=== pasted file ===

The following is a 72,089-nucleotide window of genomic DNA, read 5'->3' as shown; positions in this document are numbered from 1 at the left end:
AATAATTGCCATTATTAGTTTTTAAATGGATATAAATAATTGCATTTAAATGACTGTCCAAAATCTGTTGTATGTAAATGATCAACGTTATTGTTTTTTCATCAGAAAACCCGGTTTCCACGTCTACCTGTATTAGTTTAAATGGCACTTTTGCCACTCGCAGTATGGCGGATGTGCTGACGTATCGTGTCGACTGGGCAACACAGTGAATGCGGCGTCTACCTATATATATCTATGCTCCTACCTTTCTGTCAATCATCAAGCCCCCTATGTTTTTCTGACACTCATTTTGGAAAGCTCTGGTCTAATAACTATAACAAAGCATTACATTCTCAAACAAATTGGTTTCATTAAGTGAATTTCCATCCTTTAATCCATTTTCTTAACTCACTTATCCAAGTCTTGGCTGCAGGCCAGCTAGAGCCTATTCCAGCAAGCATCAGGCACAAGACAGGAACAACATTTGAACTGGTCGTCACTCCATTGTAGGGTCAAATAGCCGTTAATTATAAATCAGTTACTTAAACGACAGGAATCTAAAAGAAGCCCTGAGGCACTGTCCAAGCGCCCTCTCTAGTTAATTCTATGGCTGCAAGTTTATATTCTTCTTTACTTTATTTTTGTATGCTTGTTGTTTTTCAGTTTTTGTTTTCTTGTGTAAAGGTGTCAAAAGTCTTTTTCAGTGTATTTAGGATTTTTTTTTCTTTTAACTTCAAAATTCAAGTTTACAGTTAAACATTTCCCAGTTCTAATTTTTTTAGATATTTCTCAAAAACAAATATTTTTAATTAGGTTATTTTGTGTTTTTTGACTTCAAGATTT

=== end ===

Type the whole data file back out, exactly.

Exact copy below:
The following is a 72,089-nucleotide window of genomic DNA, read 5'->3' as shown; positions in this document are numbered from 1 at the left end:
AATAATTGCCATTATTAGTTTTTAAATGGATATAAATAATTGCATTTAAATGACTGTCCAAAATCTGTTGTATGTAAATGATCAACGTTATTGTTTTTTCATCAGAAAACCCGGTTTCCACGTCTACCTGTATTAGTTTAAATGGCACTTTTGCCACTCGCAGTATGGCGGATGTGCTGACGTATCGTGTCGACTGGGCAACACAGTGAATGCGGCGTCTACCTATATATATCTATGCTCCTACCTTTCTGTCAATCATCAAGCCCCCTATGTTTTTCTGACACTCATTTTGGAAAGCTCTGGTCTAATAACTATAACAAAGCATTACATTCTCAAACAAATTGGTTTCATTAAGTGAATTTCCATCCTTTAATCCATTTTCTTAACTCACTTATCCAAGTCTTGGCTGCAGGCCAGCTAGAGCCTATTCCAGCAAGCATCAGGCACAAGACAGGAACAACATTTGAACTGGTCGTCACTCCATTGTAGGGTCAAATAGCCGTTAATTATAAATCAGTTACTTAAACGACAGGAATCTAAAAGAAGCCCTGAGGCACTGTCCAAGCGCCCTCTCTAGTTAATTCTATGGCTGCAAGTTTATATTCTTCTTTACTTTATTTTTGTATGCTTGTTGTTTTTCAGTTTTTGTTTTCTTGTGTAAAGGTGTCAAAAGTCTTTTTCAGTGTATTTAGGATTTTTTTTTCTTTTAACTTCAAAATTCAAGTTTACAGTTAAACATTTCCCAGTTCTAATTTTTTTAGATATTTCTCAAAAACAAATATTTTTAATTAGGTTATTTTGTGTTTTTTGACTTCAAGATTT